Understanding The Festival of Lights: Happy Chanukah From The Staten Island Holocaust Center
The Jewish holiday of Chanukah is known as the Festival of Lights, commemorating the rededication of the Temple in Jerusalem in 164 B.C. after three years of war. Chanukah means "dedication." Jerusalem at the time was part of the Hellenistic empire and was ruled by Antiochus IV.
Although it does often fall around the same time of year, this yearly celebration is actually a commemoration of a religiously significant event—namely, a successful revolt led by the Maccabees (i.e., the heroes of Chanukah) against their Syrian-Greek oppressors, and the subsequent rededication of the Second Temple in Jerusalem. The story goes that in the aftermath of the revolt, the desecrated temple had only enough oil for one ritual nightly lighting of the menorah. However, by a miracle from God, that small amount of oil was able to last for eight full days, giving the Jewish worshippers enough time to procure more.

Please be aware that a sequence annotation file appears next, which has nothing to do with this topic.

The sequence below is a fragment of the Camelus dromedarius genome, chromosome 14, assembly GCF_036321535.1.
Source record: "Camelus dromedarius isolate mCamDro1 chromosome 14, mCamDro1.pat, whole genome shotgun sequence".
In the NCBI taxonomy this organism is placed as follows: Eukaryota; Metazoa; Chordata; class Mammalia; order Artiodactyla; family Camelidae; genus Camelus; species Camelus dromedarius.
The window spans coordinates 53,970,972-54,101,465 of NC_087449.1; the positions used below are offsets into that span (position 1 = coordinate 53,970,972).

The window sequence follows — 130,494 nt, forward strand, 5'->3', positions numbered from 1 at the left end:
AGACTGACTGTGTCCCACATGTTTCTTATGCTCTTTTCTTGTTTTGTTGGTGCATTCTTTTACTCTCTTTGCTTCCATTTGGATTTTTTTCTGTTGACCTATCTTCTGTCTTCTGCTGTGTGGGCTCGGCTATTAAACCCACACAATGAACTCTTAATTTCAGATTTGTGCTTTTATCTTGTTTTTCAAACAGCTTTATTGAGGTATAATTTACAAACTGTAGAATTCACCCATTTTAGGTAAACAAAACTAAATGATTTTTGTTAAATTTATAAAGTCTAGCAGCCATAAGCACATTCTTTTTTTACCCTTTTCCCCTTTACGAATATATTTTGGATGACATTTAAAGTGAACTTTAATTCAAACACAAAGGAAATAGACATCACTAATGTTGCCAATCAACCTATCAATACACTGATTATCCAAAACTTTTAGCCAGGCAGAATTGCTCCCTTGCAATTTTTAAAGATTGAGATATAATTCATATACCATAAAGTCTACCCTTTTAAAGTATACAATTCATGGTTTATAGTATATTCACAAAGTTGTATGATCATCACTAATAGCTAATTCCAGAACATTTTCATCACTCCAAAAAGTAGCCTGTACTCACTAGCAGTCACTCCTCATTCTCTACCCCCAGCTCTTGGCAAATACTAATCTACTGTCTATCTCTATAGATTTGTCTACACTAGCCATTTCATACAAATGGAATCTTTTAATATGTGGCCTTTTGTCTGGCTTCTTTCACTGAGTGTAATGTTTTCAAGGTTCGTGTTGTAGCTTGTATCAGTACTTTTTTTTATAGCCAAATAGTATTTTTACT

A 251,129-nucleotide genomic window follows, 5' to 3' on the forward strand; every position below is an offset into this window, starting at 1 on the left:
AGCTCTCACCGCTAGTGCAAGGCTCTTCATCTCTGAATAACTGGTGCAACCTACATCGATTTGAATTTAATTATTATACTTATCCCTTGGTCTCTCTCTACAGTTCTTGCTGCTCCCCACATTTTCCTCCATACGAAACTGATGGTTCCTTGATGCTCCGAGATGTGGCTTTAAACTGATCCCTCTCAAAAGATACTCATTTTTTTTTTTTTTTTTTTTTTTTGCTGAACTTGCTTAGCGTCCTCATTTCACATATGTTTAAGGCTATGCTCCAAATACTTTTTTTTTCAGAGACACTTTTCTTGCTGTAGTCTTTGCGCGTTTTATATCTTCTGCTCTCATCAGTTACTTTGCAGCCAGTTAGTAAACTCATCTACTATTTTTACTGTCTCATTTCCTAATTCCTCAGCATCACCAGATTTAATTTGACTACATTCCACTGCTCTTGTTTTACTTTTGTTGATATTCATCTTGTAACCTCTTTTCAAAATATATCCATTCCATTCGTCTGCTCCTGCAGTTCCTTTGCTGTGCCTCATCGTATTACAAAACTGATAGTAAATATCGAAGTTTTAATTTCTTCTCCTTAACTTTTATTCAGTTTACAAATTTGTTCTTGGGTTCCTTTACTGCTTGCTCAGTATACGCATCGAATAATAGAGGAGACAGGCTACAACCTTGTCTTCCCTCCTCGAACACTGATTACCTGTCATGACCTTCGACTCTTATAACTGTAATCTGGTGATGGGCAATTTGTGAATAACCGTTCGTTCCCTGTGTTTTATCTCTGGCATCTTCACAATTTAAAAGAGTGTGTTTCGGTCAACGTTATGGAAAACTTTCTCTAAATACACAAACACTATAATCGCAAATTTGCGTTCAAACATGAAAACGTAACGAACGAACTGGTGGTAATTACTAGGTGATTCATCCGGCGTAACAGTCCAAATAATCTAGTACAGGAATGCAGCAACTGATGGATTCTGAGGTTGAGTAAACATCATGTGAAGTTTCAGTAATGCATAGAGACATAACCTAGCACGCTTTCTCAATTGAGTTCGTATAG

Today, Chanukah (also known as the Festival of Lights) is a happy occasion when families and friends gather together to celebrate the triumph of light over darkness by lighting candles for eight nights and enjoying some of the festive Chanukah traditions.
The most important of all the Chanukah traditions is the lighting of the menorah, a nine-branched candelabra that represents the lamp (and the miracle) from the Chanukah story told in the Talmud, a book of Jewish religious teachings. For the eight nights of Chanukah, families come together and light a new candle of the menorah, from left to right, while saying a blessing. After a candle is lit, families often place the menorah in a window where it will fill the room with light, whilst being visible to passersby.
Fun fact: Although there are only eight nights of Chanukah, there are nine branches on a menorah because the one at the center is intended to hold the shamash, a candle used to light the others. Also, if you’re wondering where oil factors into all this, we can explain that, too. While oil was once used in the wells of the menorah, the ritual changed with the times and eventually candles took the place of oil.
From all of here at the Staten Island Holocaust Center, may your celebrations be warm and meaningful, and may peace and light always be in your heart.
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